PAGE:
Thursday, 15 August 2013

Corydon Vs Thyrsis


One feels that the poems of Matthew Arnold are like the Victorian drawing room in being somewhat over furnished. There’s a nice bureau but alas the cabinet of Capodimonte, souvenirs of Oxford, and Arnold himself standing in the views, in front of Mt.Blanc, ‘there I am in Thun and ah Marguerite’. Still when it, the poem, works, the sweep is magnificent. I am always moved by The Scholar Gypsy but Thyrsis is ruined by ambivalence perhaps the one emotion that poetry retreats from. Sir Edmund Chambers (1866 - 1954) who wrote both long and short about Arnold feels that it was his greatest poem (Wirton Lecture on English Poetry 1932).

The singing match aspect of it is where the ambivalence emerges and surely Freud would have approved of the classical masking adapted from the Seventh Eclogue of Virgil in which Corydon defeated Thyrsis. Arnold attempts an uneasy recovery in line 80:
For Time, not Corydon, hath conquer’d thee.

However it seems that Clough born 1819 and four years older than Arnold was headmaster Thomas Arnold’s, Papa’s, favourite at Rugby where he was made head boy and represented the ideals of the school. Clough was a brilliant student who was reading Schleiermacher in the original at the age of 15. One need not hearken to the counsels of Vienna to see unresolved quasi-sibling rivalry. It was widely felt that Clough would have a brilliant career in whatever sphere he chose. Due to conscientious objection to the acceptance of the doctrines of the Church of England an academic career was closed to him at Oxford and that history is indicated in the Victorian web’s entry:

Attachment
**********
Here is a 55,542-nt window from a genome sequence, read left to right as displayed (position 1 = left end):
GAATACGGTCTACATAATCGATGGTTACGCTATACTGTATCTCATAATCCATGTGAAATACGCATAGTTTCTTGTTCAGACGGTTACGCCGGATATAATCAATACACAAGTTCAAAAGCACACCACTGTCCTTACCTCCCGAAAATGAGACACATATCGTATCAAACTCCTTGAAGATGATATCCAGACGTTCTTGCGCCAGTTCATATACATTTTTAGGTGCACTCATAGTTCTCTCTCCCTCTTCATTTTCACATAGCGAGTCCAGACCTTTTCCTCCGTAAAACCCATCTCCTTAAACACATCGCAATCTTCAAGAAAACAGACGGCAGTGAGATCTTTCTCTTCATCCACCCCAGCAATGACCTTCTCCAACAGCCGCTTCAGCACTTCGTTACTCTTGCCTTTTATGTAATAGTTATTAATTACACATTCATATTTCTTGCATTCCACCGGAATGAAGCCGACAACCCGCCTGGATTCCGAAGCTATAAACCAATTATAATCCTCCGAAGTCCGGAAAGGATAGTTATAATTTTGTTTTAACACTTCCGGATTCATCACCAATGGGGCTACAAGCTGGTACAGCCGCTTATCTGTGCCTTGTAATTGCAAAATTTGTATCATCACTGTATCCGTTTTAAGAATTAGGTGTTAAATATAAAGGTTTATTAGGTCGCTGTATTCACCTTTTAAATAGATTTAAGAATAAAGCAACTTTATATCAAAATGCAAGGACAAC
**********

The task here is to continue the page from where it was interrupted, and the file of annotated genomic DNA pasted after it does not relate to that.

Clough
What then of the poetry? In my view Corydon did win.

Here’s an example of an overpopulated poem by Clough:


In a Lecture Room


Away, haunt thou me not,
Thou vain Philosophy!
Little hast thou bestead,
Save to perplex the head,
And leave the spirit dead.
Unto thy broken cisterns wherefore go,
While from the secret treasure-depths below,
Fed by the skyey shower,
And clouds that sink and rest on hilltops high,
Wisdom at once, and Power,
Are welling, bubbling forth, unseen, incessantly?
Why labor at the dull mechanic oar,
When the fresh breeze is blowing,
And the strong current flowing,
Right onward to the Eternal Shore?


A little thing to be freighted with so many abstractions.



Compare:

Too quick despairer, wherefore wilt thou go?
Soon will the high Midsummer pomps come on,
Soon will the musk carnations break and swell,
Soon shall we have gold-dusted snapdragon,
Sweet-William with his homely cottage-smell,
And stocks in fragrant blow;
Roses that down the alleys shine afar,
And open, jasmine-muffled lattices,
And groups under the dreaming garden-trees,
And the full moon, and the white evening-star.
(from Thyrsis l.60 - 70 )










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